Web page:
Following stays in the German cities of Dusseldorf and Karlsruhe where he studied under the German painter, Friedrich Kallmorgen, he went to Paris where he studied at the Académie Julien. All the time during his travels he was learning about art but he never remained still and most of his art was self-taught. From Paris, he travelled to Switzerland, along the Dalmatian coast and Italy where he visited Rome and Naples and the nearby ancient site of Pompei, where he stayed during the winter of 1895, constantly sketching the various landscapes. He moved south and visited eastern Sicily and the town of Taormina and the nearby ruins of the ancient Greek colony of Naxos. He was always looking for that special place or special site which he could depict in one of his paintings. He finally returned to his homeland and the Tatras mountain region in the summer of 1902. It was here that he discovered the natural beauty and the way it looked in the natural sunlight. The following year, 1903, he decided to go off on his travels once again and applied for a travel grant from the Cultural Ministry but his request was turned down. Not deterred, and with money he had borrowed, he set off for the Near East visiting the Egyptian city of Cairo and the Palestinian cities of Jerusalem and Bethlehem. From Palestine he journeyed north to Damascus and then crossed over the mountains to Lebanon and the town of Baalbek in the Beqaa Valley which was once the site of the Roman “city of the sun”, Héliopolis. In 1905 he travelled to Greece and stayed in Athens.
His constant travelling and his constant search for the perfect location to depict in one of his paintings took a toll on his health. It was not just the deterioration to his physical health brought about by his tiring travelling itinerary but more and more he was suffering from mental problems partly brought about by the solitude on his travels but also his never ending and all-consuming search for the perfect subject and the perfect light. His mental wellbeing was also sorely tested with the mixed reception he received when his work was first exhibited in Budapest in 1905 and again, four years later, in 1908. His paintings received a better reception when shown in Paris in 1907 and following that he went off to the Lebanon where he painted his famous “Cedar paintings”. What disappointed him the most was that he felt that his work was unappreciated by the people of Hungary and that he himself was unloved, so much so that he ended his painting career in 1909, totally disillusioned with it, just fifteen years after it had begun. His last painting was Riding on the Seashore. Instead, he worked on his autobiography and published a number of pamphlets, often controversial, about life in general, religion and pacifism. One in 1912, entitled Energy and Art, laid out his strong beliefs opposing modernity and another, Men of genius, published a year later asserted his genius. Sadly, during his lifetime in his native Hungary, he was thought of as an oddball mainly because of his outspoken views. He was a vegetarian, shunned all forms of alcohol and condemned the habit of smoking. He was also a forthright pacifist. All these traits were condemned by his biographers who would often dismiss him as being a schizophrenic and totally rejected his visionary ideas as being manic. His so-called prophetic writings were probably derived from his ever more serious mental issues which ended his creative ability to paint. He did carry on sketching but the subjects became more bizarre as his schizophrenia became more serious and more debilitating.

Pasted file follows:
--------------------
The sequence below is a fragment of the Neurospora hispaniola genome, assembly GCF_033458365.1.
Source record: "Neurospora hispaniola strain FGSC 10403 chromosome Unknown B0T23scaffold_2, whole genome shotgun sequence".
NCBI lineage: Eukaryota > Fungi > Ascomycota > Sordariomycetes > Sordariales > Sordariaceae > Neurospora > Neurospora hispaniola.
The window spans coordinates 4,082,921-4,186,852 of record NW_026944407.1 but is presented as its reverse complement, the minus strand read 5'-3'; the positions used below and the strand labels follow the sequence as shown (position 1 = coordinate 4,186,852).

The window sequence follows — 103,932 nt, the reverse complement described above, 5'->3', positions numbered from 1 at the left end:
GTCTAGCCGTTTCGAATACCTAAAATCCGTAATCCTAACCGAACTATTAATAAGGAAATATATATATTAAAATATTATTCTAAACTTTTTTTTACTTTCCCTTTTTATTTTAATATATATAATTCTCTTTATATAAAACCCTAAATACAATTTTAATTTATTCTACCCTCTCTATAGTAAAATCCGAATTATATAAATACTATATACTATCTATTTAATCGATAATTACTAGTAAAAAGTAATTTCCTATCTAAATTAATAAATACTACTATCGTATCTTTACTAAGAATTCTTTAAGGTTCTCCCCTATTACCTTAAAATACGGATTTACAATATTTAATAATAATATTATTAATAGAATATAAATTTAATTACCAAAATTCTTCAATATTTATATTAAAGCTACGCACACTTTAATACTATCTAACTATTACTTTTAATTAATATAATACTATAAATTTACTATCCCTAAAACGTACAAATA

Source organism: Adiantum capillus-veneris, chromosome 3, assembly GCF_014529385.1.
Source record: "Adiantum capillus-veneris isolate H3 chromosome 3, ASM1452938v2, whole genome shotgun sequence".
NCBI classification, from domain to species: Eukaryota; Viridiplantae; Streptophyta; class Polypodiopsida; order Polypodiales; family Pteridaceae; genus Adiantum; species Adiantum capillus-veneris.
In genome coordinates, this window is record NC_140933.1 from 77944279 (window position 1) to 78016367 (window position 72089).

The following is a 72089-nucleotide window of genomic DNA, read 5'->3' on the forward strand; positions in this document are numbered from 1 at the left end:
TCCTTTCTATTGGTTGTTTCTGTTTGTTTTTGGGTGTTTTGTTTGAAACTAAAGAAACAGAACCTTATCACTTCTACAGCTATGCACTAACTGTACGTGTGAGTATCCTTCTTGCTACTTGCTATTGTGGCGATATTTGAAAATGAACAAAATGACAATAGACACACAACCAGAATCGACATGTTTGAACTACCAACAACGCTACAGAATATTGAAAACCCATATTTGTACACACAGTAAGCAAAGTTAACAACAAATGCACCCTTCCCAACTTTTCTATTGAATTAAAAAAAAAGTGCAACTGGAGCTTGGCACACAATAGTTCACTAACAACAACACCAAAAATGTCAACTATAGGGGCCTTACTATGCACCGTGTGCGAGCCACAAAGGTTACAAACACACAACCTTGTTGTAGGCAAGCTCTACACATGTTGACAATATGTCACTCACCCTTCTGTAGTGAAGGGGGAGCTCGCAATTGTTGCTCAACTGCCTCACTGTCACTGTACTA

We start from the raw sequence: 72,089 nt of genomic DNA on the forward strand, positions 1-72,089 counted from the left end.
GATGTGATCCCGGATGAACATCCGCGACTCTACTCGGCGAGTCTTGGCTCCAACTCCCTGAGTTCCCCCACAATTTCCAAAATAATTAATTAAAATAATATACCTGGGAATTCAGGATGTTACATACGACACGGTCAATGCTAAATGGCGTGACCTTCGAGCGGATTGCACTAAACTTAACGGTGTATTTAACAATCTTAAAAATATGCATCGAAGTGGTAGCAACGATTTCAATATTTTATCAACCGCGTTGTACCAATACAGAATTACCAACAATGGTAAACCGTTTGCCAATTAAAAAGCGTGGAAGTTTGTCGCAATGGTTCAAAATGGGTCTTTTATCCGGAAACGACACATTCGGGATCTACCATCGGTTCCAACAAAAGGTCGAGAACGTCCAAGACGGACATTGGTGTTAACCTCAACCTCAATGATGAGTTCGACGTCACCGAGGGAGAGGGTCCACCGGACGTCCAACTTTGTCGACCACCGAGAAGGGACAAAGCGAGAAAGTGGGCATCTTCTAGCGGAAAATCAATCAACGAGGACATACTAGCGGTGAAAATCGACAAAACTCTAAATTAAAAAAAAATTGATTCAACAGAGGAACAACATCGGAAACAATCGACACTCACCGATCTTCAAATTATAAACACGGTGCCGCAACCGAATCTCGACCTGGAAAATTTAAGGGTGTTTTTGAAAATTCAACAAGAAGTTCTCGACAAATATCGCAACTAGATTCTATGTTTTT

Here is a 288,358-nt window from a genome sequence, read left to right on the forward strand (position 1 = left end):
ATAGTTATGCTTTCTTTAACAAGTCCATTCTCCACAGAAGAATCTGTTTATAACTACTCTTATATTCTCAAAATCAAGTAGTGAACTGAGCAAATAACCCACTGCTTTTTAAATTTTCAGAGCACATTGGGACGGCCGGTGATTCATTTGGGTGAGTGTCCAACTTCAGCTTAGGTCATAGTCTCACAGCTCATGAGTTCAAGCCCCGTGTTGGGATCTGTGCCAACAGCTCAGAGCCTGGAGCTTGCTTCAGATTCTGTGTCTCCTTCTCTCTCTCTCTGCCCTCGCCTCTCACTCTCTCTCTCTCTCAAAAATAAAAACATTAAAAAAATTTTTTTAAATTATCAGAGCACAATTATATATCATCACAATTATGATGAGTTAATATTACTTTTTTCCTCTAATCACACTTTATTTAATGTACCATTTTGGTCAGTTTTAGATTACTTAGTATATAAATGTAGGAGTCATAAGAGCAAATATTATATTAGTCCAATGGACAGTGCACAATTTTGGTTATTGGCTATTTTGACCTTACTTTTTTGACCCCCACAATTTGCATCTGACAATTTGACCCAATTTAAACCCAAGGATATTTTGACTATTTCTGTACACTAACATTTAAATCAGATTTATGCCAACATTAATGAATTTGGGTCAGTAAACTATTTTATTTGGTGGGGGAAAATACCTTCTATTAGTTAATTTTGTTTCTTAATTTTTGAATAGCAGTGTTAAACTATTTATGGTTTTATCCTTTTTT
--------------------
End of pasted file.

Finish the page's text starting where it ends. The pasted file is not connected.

Csontváry died in Budapest in June 1919, six weeks before his 66th birthday. He died alone and virtually penniless. Like many artists before him, his work was not appreciated fully until after his death. It was not until 1930 that his work was re-assessed at a posthumous exhibition held at the Ernst Museum in Budapest and it was nearly twenty years later, in 1949, when his work was exhibited in Paris that his ability as an artist was fully appreciated. However it was not until two exhibitions held in his homeland, a retrospective held in the Hungarian town of Székesfehérvár in 1963 and at the Hungarian National Gallery in 1964, that his contribution to Hungarian art was fully appreciated by the Hungarian people. An further exhibition of his work was shown at the World Fair in Brussels in 1958 and again a major exhibition in Belgrade in 1963 and both were held to be very successful. Most of Csontvary’s artistic works are to be found in the Hungarian National Gallery in Budapest and the Csontváry Museum in the southern Hungarian town of Pécs while others are in private collections.
Csontváry is looked upon as being a loner, a genius because of his eccentricity which became more pronounced in his later life due to the severity of his mental issues. He was unappreciated in his own lifetime and it was not until long after his death that he was considered to be one of Hungary’s greatest painters.